Defender Chronicles II: Heroes of Athelia

Defender Chronicles II: Heroes of Athelia is a game from , originally released 31st December, 1969

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Defender Chronicles II: Heroes of Athelia Review

When the original Defender Chronicles was released in 2009, it was a well-done tower defense game with a few twists: you could customize characters as if you were playing an RPG, and enemies advanced up and down levels from a side-view perspective. Defender Chronicles II gives you more characters, more options, and more monsters to fight. Like most sequels, however, it’s more of the same.

The story follows Melwin and the General from the previous game as they battle a dark power stirring up orcs, trolls, undead monsters, and ninjas. You’ll lead the heroes and their armies through nine missions, including towns, desert canyons, and underground caves. Each battlefield is full of locations where you can place troops to intercept the oncoming hordes of enemies.

The missions are cleverly constructed and offer plenty of variety. Tunnels send enemies at you from unexpected directions in the caves, while a canyon forces you to defend two separate paths at the same time. The battles are further complicated by flying enemies that ignore the standard paths and force you to defend new areas in the middle of a battle.

The cavalry has arrived.

The battlefields look great, as does the other art and animation in the game. The backgrounds have rich colors and lots of detail, with animated touches like creepy wiggling cocoons. The characters are distinct against the backgrounds and smoothly animated. The levels are much larger than one iPhone or iPad screen, but are proportioned so that you can see what’s going on and make decisions with a minimum of scrolling.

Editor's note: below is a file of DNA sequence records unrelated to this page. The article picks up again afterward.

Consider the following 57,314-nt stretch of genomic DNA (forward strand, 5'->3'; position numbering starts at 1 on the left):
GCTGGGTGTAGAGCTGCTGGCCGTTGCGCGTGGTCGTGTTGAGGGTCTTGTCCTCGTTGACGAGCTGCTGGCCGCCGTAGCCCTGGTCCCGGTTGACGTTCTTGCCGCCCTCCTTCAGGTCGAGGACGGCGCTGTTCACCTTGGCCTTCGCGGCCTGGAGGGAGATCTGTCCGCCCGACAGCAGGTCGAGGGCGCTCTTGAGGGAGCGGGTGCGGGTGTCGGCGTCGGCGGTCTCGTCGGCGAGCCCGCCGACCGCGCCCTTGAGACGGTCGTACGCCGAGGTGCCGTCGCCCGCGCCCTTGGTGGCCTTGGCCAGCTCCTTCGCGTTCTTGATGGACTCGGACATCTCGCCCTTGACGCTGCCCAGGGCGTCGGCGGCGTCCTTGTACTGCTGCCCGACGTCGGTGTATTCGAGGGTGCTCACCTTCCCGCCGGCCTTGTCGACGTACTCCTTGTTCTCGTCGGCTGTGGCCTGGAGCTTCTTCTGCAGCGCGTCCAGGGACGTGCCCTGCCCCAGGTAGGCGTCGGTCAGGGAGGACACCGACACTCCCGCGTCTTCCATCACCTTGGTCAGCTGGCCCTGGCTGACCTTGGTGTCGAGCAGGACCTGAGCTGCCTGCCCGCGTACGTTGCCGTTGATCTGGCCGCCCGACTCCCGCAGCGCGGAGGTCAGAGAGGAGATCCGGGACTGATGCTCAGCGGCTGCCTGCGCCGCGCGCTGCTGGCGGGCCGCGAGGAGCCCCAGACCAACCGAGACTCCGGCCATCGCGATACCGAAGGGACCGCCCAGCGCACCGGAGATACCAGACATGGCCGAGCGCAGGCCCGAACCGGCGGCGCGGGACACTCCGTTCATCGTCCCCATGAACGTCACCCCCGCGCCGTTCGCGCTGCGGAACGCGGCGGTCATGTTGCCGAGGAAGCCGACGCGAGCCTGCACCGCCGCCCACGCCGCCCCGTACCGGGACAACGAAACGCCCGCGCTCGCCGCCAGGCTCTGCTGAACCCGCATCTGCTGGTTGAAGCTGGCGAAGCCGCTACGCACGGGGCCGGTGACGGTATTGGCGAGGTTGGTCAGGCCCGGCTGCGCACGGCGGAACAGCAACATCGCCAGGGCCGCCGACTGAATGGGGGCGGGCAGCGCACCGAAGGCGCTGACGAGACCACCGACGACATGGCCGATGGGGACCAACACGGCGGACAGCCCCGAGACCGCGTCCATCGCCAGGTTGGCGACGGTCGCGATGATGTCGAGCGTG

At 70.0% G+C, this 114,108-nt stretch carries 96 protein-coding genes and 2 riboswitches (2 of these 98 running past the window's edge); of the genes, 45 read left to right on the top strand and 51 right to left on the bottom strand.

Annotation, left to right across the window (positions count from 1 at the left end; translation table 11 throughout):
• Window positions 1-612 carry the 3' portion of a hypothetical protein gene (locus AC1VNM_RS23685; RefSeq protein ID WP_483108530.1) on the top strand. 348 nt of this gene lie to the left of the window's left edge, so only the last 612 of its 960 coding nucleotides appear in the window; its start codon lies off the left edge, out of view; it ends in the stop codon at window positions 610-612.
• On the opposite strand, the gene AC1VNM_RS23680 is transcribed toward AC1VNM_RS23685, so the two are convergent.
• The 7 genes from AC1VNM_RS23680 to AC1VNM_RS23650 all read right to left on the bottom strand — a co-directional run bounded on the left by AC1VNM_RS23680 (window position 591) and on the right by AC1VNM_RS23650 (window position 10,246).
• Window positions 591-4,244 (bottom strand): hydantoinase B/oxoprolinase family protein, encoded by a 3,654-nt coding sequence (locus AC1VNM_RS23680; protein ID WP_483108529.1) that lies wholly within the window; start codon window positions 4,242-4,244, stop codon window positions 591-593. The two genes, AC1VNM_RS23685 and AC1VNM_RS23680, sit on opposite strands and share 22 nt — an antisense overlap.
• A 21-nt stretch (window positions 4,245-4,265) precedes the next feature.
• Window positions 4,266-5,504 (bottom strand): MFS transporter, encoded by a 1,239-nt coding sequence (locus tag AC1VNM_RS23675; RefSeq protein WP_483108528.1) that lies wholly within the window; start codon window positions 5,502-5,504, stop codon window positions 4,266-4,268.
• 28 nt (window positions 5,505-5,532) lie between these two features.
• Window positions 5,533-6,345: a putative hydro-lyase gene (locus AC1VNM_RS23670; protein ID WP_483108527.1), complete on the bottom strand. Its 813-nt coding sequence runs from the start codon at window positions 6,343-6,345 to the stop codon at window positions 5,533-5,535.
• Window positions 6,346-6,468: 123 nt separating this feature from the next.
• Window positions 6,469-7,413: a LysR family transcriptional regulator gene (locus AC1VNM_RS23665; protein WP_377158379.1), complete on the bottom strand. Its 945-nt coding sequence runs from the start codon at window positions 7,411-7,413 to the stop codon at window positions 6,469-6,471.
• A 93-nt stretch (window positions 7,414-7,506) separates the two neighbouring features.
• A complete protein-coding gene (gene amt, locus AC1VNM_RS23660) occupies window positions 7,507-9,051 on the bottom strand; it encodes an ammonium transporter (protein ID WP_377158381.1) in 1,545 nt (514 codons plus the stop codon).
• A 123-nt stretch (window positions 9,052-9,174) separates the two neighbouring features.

All this attention to detail makes Defender Chronicles II a fun tower defense game. However, the game doesn’t stop there. There’s a distinct ‘But wait, there’s more!’ feel to the RPG elements that may go a little too far.

Each of your heroes has five equipment slots and six skills. You get loot each time you complete a mission, and your character usually gains a level or two. (Higher difficulty levels get you better equipment and more experience points.) You can spend a lot of time trying out different loot and tweaking your character’s skills, and if you like that part of RPGs you’ll enjoy doing that.

You can make statistics say anything.

The decisions don’t have much effect on the game, though. No matter which choices you make for your hero, battles play out more or less the same. You’ll set up your army and watch the waves of enemies come in, upgrading now and then to keep up with the bad guys. At one point we actually nodded off during a late-night testing session, and when we woke up a few minutes later the game was doing just fine beating the level on its own.

There are many stores in the game, full of loot and ways to customize the game. There are even two new characters that you can unlock. (These characters are expensive, though. You’ll play for a long time to grind out the necessary imperial tokens, or pay for the characters through an in-app purchase.)

The choices you make may be more important at higher difficulty levels, or in the freestyle mode that randomizes the waves of enemies. But the RPG elements feel like unnecessary complications tacked onto a simple game. You’ll finish the campaign realizing you haven’t seen everything your character can do, but you may wonder, ‘Do I really want to see more?’

Defender Chronicles 2 offers so many options and difficulty levels that you can play it over and over again. Hardcore fans of the series will want to do just that, but casual players are likely to have had enough of the game after just one trip around the kingdom.

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